They shared some of their financial numbers with me, which for the sake of privacy I won’t share in the post. Suffice it to say, they had saved enough in 14 years to provide a comfortable and modest retirement, and maintain a healthy nest egg to see them through their final years.
“Social Security alone isn’t enough”, said Betty. You need to save while you can.
“The Lord has blessed us tremendously”.
And you, Betty, blessed me with our wonderful phone call.
I’m glad your son offered to buy me lunch.
As we wrapped up our phone chat, I asked Betty what pieces of advice she would give to a 50 Year Old who may be reading her story. Keeping it simple, she boiled down their learnings into two key pieces of advice:
- Get a good financial advisor, you don’t know those things by yourself.
- Be consistent with saving and putting money away.
Ironically, after I had talked with Betty, but before I had completed this story, a very relevant article came out in Forbes. 7 Ways To Get Ready For Retirement If You’re 50 And Haven’t Started Saving. It’s worth a read, and the following steps from the story are spot on. Notice the similarities to the story of Betty & Gordon:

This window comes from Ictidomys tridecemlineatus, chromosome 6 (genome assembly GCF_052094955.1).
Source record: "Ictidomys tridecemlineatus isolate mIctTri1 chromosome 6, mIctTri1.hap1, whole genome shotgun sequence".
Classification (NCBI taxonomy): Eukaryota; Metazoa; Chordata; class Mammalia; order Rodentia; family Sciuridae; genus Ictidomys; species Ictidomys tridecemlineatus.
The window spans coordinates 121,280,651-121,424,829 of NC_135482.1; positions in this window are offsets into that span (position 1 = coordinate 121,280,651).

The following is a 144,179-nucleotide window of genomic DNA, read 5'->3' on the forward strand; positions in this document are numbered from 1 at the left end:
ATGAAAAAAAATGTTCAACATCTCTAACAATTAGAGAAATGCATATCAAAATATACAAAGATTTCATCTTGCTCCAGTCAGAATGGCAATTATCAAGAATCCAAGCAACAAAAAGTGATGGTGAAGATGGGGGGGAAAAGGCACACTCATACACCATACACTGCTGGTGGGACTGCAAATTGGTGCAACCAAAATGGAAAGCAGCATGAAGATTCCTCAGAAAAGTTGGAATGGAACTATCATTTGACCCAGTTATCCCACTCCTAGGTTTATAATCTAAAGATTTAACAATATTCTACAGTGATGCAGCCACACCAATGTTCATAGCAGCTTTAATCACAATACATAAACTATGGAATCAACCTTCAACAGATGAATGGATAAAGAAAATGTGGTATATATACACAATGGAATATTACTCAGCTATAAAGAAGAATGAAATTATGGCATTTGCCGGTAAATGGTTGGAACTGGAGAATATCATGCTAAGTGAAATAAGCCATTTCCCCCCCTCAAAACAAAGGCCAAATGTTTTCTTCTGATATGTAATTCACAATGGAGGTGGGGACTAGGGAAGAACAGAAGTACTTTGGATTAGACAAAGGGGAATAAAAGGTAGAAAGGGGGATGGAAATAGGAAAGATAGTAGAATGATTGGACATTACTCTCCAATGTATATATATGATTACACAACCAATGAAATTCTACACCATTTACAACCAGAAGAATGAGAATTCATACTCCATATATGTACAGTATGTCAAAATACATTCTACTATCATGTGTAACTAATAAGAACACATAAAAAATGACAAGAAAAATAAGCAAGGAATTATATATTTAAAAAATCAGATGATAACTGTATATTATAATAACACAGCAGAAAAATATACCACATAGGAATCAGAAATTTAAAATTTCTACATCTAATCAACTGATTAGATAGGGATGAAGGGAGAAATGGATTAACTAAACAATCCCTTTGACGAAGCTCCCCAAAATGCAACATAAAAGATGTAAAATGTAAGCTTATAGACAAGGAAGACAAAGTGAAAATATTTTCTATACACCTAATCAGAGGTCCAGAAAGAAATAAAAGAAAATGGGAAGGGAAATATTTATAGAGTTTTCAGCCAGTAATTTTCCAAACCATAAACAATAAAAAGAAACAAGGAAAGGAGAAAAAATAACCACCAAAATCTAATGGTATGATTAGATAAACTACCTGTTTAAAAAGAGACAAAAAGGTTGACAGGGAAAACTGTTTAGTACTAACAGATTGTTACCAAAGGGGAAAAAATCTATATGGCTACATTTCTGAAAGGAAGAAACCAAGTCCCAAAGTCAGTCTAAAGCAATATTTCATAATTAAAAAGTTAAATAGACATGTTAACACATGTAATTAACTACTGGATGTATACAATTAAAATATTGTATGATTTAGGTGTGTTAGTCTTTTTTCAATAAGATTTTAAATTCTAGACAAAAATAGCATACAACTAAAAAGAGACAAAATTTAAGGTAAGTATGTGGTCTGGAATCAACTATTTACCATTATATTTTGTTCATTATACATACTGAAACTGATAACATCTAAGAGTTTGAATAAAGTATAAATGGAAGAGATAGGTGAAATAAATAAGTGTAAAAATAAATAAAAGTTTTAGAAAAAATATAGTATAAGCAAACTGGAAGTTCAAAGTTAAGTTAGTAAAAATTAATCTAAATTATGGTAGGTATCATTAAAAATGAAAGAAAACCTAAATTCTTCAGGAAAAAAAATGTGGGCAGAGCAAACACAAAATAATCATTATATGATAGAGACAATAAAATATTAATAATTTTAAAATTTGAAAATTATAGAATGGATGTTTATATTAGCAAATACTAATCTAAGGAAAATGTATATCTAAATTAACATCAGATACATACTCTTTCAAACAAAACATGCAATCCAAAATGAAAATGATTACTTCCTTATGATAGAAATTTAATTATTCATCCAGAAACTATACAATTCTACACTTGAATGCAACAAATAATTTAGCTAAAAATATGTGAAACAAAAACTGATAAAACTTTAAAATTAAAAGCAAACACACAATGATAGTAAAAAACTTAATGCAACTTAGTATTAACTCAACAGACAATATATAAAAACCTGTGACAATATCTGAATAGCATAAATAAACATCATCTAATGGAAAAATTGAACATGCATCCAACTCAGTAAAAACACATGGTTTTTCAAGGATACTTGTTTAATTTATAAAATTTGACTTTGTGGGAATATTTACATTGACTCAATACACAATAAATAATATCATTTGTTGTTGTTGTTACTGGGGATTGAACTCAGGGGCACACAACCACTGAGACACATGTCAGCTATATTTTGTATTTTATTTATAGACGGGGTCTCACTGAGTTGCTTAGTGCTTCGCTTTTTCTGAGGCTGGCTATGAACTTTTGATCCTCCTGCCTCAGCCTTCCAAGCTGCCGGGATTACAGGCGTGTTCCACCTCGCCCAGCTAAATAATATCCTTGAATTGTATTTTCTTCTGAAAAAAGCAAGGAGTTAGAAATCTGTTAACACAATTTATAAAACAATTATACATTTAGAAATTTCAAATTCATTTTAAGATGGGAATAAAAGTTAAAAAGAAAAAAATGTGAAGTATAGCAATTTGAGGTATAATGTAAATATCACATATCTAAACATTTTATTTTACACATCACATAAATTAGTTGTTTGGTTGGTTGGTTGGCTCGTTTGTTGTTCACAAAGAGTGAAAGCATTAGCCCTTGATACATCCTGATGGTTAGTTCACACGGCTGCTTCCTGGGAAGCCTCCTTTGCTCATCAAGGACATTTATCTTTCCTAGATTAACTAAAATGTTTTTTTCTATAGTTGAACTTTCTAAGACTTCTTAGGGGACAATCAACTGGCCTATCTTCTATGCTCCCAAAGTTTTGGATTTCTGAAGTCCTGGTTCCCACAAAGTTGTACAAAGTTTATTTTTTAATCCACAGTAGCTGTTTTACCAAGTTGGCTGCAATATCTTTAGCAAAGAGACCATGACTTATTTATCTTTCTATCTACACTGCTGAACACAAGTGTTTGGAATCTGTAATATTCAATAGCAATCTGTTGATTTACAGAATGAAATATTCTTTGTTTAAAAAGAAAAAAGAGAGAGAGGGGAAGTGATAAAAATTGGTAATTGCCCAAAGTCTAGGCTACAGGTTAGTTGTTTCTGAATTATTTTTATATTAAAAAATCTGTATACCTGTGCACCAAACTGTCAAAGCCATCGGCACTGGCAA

- Understand Time Is Not On Your Side
- Save More
- Protect Your Income
- Create Multiple Income Streams
- Get A Roomate
- Use Technology to Save & Invest More
- Track Your Spending Using Technology
Sometimes, life doesn’t give you the luxury of saving for retirement from a young age. If you find yourself in that situation as you read these words, have hope. Others have been where you are, and they’ve made it. More than ever, it’s time to get serious. Really serious. The time for procrastination is gone. If you take the right steps, you can make it. You can live a happy life. You can survive comfortably in retirement.
Don’t believe me?
I have proof.
Just ask Betty.